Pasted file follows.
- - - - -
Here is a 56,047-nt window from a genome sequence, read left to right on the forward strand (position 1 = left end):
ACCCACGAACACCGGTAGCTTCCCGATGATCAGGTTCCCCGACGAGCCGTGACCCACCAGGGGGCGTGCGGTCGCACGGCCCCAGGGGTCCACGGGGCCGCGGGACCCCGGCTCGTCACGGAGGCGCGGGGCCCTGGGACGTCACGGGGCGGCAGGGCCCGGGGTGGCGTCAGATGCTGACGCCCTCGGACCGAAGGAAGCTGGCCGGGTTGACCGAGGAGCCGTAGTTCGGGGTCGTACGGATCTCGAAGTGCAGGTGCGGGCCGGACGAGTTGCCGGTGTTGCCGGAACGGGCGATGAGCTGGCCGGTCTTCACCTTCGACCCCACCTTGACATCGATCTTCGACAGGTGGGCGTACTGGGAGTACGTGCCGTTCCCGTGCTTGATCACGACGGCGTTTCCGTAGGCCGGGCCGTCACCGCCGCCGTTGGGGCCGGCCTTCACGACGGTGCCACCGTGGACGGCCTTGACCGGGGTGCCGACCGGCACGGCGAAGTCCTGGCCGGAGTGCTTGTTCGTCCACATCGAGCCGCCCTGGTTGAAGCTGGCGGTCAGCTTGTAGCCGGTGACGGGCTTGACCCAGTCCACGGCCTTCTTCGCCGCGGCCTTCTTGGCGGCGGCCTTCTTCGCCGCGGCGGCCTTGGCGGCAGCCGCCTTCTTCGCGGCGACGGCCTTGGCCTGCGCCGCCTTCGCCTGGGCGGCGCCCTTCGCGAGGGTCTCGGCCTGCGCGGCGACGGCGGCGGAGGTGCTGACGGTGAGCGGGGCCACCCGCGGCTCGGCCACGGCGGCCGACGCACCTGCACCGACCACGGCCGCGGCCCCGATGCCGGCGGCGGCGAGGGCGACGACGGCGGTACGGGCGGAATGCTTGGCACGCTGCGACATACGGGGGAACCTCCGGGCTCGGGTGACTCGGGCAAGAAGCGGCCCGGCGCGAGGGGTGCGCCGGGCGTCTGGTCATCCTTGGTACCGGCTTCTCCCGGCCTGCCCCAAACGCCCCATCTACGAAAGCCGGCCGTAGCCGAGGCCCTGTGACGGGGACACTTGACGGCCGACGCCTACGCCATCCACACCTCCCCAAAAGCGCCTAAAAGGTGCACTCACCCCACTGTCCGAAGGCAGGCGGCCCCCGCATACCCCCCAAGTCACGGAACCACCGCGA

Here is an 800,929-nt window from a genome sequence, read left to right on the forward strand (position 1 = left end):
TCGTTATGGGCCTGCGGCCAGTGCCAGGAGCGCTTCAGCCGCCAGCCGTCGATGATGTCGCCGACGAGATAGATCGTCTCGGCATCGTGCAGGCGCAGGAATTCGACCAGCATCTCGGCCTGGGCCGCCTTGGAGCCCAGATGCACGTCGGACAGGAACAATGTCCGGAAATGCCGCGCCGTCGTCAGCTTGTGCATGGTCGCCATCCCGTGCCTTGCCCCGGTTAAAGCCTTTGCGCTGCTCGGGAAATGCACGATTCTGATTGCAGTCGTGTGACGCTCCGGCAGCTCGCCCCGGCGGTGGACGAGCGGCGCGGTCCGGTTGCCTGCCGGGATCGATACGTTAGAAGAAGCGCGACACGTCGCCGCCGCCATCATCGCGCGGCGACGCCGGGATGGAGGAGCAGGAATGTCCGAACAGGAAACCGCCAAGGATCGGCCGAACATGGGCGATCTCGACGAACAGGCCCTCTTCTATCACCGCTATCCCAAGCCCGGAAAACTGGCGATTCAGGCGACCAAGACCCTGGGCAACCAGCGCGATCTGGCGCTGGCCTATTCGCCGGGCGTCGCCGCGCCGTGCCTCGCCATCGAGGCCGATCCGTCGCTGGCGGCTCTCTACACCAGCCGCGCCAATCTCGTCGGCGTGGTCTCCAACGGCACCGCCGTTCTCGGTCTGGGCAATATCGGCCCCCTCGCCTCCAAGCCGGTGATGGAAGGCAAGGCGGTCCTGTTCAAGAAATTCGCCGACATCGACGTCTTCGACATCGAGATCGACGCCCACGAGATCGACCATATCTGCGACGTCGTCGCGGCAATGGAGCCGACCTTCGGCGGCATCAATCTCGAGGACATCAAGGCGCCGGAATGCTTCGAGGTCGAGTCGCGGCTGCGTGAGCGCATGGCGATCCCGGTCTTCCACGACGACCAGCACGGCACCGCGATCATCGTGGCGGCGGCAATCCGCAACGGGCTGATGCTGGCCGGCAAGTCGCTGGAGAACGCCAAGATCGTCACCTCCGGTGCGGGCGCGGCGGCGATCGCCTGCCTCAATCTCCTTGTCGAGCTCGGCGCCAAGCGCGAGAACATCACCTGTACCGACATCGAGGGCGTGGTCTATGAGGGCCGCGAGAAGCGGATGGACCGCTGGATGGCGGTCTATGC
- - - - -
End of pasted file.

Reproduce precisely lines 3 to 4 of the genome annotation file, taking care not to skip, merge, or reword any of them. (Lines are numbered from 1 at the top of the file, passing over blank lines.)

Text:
Here is an 800,929-nt window from a genome sequence, read left to right on the forward strand (position 1 = left end):
TCGTTATGGGCCTGCGGCCAGTGCCAGGAGCGCTTCAGCCGCCAGCCGTCGATGATGTCGCCGACGAGATAGATCGTCTCGGCATCGTGCAGGCGCAGGAATTCGACCAGCATCTCGGCCTGGGCCGCCTTGGAGCCCAGATGCACGTCGGACAGGAACAATGTCCGGAAATGCCGCGCCGTCGTCAGCTTGTGCATGGTCGCCATCCCGTGCCTTGCCCCGGTTAAAGCCTTTGCGCTGCTCGGGAAATGCACGATTCTGATTGCAGTCGTGTGACGCTCCGGCAGCTCGCCCCGGCGGTGGACGAGCGGCGCGGTCCGGTTGCCTGCCGGGATCGATACGTTAGAAGAAGCGCGACACGTCGCCGCCGCCATCATCGCGCGGCGACGCCGGGATGGAGGAGCAGGAATGTCCGAACAGGAAACCGCCAAGGATCGGCCGAACATGGGCGATCTCGACGAACAGGCCCTCTTCTATCACCGCTATCCCAAGCCCGGAAAACTGGCGATTCAGGCGACCAAGACCCTGGGCAACCAGCGCGATCTGGCGCTGGCCTATTCGCCGGGCGTCGCCGCGCCGTGCCTCGCCATCGAGGCCGATCCGTCGCTGGCGGCTCTCTACACCAGCCGCGCCAATCTCGTCGGCGTGGTCTCCAACGGCACCGCCGTTCTCGGTCTGGGCAATATCGGCCCCCTCGCCTCCAAGCCGGTGATGGAAGGCAAGGCGGTCCTGTTCAAGAAATTCGCCGACATCGACGTCTTCGACATCGAGATCGACGCCCACGAGATCGACCATATCTGCGACGTCGTCGCGGCAATGGAGCCGACCTTCGGCGGCATCAATCTCGAGGACATCAAGGCGCCGGAATGCTTCGAGGTCGAGTCGCGGCTGCGTGAGCGCATGGCGATCCCGGTCTTCCACGACGACCAGCACGGCACCGCGATCATCGTGGCGGCGGCAATCCGCAACGGGCTGATGCTGGCCGGCAAGTCGCTGGAGAACGCCAAGATCGTCACCTCCGGTGCGGGCGCGGCGGCGATCGCCTGCCTCAATCTCCTTGTCGAGCTCGGCGCCAAGCGCGAGAACATCACCTGTACCGACATCGAGGGCGTGGTCTATGAGGGCCGCGAGAAGCGGATGGACCGCTGGATGGCGGTCTATGC